Skip to main content

Nolan irked by Niners' late start against Broncos

SAN FRANCISCO -- Eight days after Pittsburgh and New Orleans opened the NFL exhibition season, the Broncos and the 49ers finally get to play their own opener on Monday night.

San Francisco coach Mike Nolan sees more than a funny scheduling quirk when the Steelers and Saints have played two preseason games before the 49ers even get on the field.

Nolan says the rule prohibiting teams from opening training camp until 15 days before their preseason opener puts the Niners and Denver in a hole well before the regular season even begins.

"It's a disadvantage, because Denver and the 49ers were the latest two teams to (get into camp)," Nolan said. "We're not getting ready for the preseason. We're getting ready for the season, so to say you get less practices going into the season because your preseason game is (last), that's kind of ridiculous."

Upcoming preseason games on NFLN

    **Complete NFLN Schedule** 
  </center> **  


Nolan discussed the problem with Broncos coach Mike Shanahan right after the schedule was announced, but the coaches decided they couldn't do anything about it this season. The 49ers explored the possibility of holding a scrimmage against Denver or the Oakland Raiders to ease the transition, but couldn't make it work.

Just in case they ever get stuck in this jam in the future, the 49ers hope to lobby the league and the players' union for a rule allowing every team to start camp on the same day.

"Let's all start at the same time," Nolan said. "I don't care if you play in the Hall of Fame game or not."

When they finally get to Monster Park, the Broncos will have the chance for a measure of empty, superficial revenge against the team that kept them out of the playoffs last season. San Francisco finished its fourth straight losing season with an improbable 26-23 overtime victory in Denver on New Year's Eve.

"Actually, I'm looking forward to it a lot, because that's the team we lost to," Broncos defensive end Kenard Lang said. "It should be human nature for us to go in there and rectify the problem. ... The main thing is to get a good winning taste in your mouth going into the season."

The 49ers' first-team offense will be in the game for 15 plays or the entire first quarter, whichever comes first. Alex Smith and new receivers Darrell Jackson and Ashley Lelie - who left Denver one year ago after a bitter holdout - will debut without NFC rushing champion Frank Gore, who will miss the Niners' first three exhibition games with a broken hand.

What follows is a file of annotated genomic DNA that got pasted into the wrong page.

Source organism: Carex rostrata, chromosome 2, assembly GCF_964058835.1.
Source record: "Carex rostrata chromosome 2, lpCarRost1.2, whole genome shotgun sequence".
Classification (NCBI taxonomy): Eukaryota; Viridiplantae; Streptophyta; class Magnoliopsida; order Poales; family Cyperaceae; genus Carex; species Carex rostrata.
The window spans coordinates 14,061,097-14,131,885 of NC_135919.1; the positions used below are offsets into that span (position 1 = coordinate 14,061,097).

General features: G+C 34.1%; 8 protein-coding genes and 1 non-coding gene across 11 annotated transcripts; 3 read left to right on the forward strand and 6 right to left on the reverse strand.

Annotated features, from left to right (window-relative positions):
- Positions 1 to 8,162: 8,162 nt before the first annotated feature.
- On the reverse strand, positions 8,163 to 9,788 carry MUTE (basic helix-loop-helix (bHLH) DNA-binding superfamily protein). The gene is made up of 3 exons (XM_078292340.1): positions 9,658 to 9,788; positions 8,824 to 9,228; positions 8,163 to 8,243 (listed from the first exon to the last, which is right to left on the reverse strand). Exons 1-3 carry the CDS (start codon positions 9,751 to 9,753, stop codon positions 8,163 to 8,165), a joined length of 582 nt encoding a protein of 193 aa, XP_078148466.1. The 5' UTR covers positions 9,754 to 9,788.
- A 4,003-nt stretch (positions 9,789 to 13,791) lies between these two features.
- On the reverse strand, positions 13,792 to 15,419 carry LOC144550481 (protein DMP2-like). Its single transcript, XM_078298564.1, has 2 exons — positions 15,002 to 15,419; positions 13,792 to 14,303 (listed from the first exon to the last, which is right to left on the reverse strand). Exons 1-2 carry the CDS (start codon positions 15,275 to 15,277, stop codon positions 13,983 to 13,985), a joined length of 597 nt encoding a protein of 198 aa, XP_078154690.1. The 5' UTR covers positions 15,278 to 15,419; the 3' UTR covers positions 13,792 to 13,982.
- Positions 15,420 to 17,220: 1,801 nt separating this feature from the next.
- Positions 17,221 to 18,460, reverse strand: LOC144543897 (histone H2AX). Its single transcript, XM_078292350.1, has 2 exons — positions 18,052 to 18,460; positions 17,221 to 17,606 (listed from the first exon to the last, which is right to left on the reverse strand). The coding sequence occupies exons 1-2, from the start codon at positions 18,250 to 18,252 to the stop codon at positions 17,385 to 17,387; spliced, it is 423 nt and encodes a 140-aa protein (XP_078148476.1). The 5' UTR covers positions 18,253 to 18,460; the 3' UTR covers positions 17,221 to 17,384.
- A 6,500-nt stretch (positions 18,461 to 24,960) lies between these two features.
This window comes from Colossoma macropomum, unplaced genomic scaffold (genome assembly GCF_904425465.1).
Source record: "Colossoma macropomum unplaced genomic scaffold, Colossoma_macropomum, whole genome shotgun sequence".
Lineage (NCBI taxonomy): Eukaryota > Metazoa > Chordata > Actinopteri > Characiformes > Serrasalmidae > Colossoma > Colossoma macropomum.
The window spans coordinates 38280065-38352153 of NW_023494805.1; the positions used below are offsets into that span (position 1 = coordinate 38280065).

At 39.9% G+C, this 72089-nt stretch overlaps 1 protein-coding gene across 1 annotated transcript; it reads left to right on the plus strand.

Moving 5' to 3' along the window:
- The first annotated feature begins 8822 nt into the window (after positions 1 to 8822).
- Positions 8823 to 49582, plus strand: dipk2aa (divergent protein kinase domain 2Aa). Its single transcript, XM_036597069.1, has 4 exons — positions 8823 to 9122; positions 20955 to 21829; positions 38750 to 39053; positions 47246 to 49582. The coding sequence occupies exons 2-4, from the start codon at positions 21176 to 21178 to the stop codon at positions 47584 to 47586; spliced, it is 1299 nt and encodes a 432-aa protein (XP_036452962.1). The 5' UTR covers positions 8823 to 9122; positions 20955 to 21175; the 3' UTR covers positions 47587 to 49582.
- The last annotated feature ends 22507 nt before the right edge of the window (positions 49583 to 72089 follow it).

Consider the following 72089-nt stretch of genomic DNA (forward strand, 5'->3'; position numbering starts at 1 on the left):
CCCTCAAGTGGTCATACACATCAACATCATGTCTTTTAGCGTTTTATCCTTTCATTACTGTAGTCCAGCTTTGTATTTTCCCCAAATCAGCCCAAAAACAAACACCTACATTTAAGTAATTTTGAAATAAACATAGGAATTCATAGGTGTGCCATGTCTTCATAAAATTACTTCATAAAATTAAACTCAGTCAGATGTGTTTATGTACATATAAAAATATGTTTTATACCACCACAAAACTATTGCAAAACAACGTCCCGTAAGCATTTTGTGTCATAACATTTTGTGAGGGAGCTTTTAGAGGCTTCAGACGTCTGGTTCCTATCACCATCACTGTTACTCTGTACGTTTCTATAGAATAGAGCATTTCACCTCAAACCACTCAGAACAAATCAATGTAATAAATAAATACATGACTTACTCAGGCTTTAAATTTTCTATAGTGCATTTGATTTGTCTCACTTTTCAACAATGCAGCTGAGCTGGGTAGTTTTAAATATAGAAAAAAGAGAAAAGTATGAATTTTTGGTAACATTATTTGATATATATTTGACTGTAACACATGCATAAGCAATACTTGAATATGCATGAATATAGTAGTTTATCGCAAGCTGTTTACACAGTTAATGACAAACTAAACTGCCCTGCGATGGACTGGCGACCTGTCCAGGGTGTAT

Denver has its own injury problems at receiver and along the offensive line, but Shanahan isn't worried about the top end of his roster, particularly this early in camp.

"We don't even pay much attention to the first preseason game," Shanahan said. "I hate to say that, but it's the truth. ... We'll try to run our base offense and our base defense. We don't get too complicated. We want to see our players perform. This is not a game plan-type of game."

The 49ers will hold a moment of silence before the game for Bill Walsh, their Hall of Fame former coach who died July 30 of leukemia. Shanahan is among the most successful coaching heirs to Walsh's legacy, winning two Super Bowls and establishing a consistent winner over his 13 seasons in Denver.

With San Francisco's starting lineup already mostly set, the most intriguing audition could be for the job as Gore's top backup. Michael Robinson, the former Penn State quarterback, is battling veteran Maurice Hicks for what might be only one roster spot behind the workhorse Pro Bowl starter.

"You want to do well in the preseason games, but getting it right every day in practice is just as important," said Robinson, who played sparingly on offense as a rookie last season.

Coaches and veterans caught up in the minor position skirmishes that dominate the preseason sometimes forget one of the most important parts of August: The chance for rookies and first-year players to wear NFL uniforms for the first time.

That moment hasn't been lost on 49ers linebacker Patrick Willis, the 11th overall pick. The Mississippi product invited his guardians out to San Francisco for his debut under the lights at Monster, where he'll see time with the first-team defense and plenty of additional snaps with the backups.

"It's going to be great," Willis said. "The most important thing is just putting on that uniform for the first time. Can't wait."

Copyright 2007 by The Associated Press

This article has been reproduced in a new format and may be missing content or contain faulty links. Please use the Contact Us link in our site footer to report an issue.